Small Landscapes Before and After

Landscape designer Craig Okerstrom-Lang shows us how small can turn out to be huge, and make a major difference to your property.

Since starting our firm in 1990, we have designed and had built many different types and sizes of landscapes for our residential clients. We also design for commercial and institutional clients. While the larger projects pay the bills, so to speak, and these residential projects are typically lower in scope and budget, they are frequently challenging to get built for our clients, and the impressive difference between before and after justifies the effort.

For some of these smaller projects, we complete them on a fixed fee, design-build basis. I get out there with my assistants and subcontractors and we get our hands dirty. We hire licensed and insured subcontractors for any heavy work (removals, soil prep, larger trees, tree work, etc).

Here is a sampling of these residential projects.

Nina’s Garden, Pontoossuc Lake, Pittsfield, MA

Our clients own a condominium that was built in the early 1980’s. They use this during the summer months only. While the architecture looks and feel very current, the landscaping is a bit overgrown. The garden area we updated is at their front door.

Their sitting and TV room looks out onto this east exposure. But due to overgrown shrubs and the large Blue Spruce branches, one could barely look out this window. Plus, the soft, eastern sunlight was blocked.

Nina’s original view. looking out at shrubs and a big blue spruce. Photo: Craig Okerstrom-Lang
Overgrown shrubs blocked the view from Nina’s front window. Photo:Craig Okerstrom-Lang

We proposed the following improvements to Nina and her husband:

• Limb up the Blue Spruce 8-9’ so they could look out and under this tree.
• Remove ALL the overgrown landscaping in front of the unit. There were 3 large, overgrown Rhododendrons that we removed. We found a few Astilbes, a nice clump of Daylilies and one dwarf ornamental grass and re-used those in the new layout. We used a mini Excavator to remove all the roots and loosen up the soils.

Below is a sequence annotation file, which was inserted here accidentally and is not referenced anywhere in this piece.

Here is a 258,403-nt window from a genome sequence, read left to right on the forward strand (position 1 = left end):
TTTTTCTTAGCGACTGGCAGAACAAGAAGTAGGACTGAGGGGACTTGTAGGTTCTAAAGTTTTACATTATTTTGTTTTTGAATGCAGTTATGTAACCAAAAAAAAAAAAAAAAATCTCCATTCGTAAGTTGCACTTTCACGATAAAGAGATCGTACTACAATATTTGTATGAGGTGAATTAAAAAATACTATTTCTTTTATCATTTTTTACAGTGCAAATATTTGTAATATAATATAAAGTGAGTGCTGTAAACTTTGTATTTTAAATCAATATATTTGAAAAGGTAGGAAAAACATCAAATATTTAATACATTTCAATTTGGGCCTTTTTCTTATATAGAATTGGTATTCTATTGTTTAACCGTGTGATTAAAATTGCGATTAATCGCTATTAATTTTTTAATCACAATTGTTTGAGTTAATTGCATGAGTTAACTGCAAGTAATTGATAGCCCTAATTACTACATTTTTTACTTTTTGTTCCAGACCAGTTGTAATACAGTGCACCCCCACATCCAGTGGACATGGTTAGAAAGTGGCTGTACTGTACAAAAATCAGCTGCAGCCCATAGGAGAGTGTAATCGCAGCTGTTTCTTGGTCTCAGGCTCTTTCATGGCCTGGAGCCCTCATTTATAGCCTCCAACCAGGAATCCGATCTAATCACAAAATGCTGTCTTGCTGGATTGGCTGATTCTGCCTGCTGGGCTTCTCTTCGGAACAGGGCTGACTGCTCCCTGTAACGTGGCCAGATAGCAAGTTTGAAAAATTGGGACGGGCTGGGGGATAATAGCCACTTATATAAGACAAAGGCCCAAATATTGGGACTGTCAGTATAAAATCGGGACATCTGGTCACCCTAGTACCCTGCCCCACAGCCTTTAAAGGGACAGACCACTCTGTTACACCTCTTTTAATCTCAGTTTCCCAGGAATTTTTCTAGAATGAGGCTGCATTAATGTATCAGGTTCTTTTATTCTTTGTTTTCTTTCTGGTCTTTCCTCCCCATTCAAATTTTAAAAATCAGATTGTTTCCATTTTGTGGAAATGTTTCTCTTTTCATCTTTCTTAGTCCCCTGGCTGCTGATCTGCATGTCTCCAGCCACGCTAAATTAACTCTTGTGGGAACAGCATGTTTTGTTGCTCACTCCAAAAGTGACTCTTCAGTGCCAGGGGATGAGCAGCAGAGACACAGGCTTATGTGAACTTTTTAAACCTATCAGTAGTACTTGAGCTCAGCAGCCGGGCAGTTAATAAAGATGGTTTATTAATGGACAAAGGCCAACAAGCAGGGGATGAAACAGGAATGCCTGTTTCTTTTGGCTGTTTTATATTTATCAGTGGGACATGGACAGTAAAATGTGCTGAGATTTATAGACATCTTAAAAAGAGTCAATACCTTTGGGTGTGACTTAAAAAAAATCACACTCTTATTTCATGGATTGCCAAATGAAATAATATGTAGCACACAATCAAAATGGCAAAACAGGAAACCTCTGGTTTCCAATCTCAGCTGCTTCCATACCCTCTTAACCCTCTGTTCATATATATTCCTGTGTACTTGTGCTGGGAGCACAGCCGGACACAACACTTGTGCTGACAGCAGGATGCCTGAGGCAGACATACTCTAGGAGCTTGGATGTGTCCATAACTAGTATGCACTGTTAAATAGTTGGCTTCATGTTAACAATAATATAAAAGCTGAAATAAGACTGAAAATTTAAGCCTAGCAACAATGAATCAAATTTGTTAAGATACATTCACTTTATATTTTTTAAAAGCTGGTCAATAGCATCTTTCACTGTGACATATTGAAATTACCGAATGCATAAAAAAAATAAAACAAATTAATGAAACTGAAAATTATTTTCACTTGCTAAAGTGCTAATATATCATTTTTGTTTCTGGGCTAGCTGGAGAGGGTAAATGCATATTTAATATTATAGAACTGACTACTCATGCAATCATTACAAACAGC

• Add all new summer flowering shrubs and perennials and mulch the bed.

The removals and tree limb up took a half day to complete by our subcontractor, Butternut Tree Service. The new plantings (from Whitney’s Farm, Lanesboro, MA), trucking, mulching, lawn repair and cleanup took another day by myself.

The blue spruce after trimming, with shrubs removed. Photo:Craig Okerstrom-Lang

The new plantings added were 5 new shrubs and 2 ornamental grasses:

➢ Hydrangea ‘Bobo’: white flower July-August; considered a dwarf shrub.
➢ Hydrangea ‘Bombshell’: pinkish-white flower in July-August; considered a dwarf shrub.
➢ Hydrangea ‘Invincible Spirit’: true pink flower with flat head in July-August; very different looking from most Hydrangeas; keep pruned for shape.

➢ The Hydrangeas are fragrant, great for cutting as fresh or dry flower arrangements. They will need regular cutting back in late March to keep them at a lower height. By pruning them it forces the flowers to fuller and denser.
➢ Physocarpus (Eastern Ninebark) ‘Amber Jubilee’: deep brownish-burgundy leaves, unusual small rounded flower. Grows slowly with arching branches and was used to screen the AC unit. Will need to prune just after it blooms to keep height down for this garden.
➢ 2 – Itea (Sweetspire) ‘Henry’s Garnet’ pretty-pendulous white flowers in June-July; “a Butterfly plant”; scarlet fall color; slow mound like-growing habit.

Ornamental grasses installed in the background (2 total):

• Panicum virgatium ‘Shenandoah’: ornamental grass that grows to 4’ tall max; unusual striped leaf blades with burgundy, light green and dark green colors. Placed just in front of window so owners can see their flowering stems (or inflorescence) sway in the breeze.

At last, the window is unblocked and the approach to the house is more open. Photo:Craig Okerstrom-Lang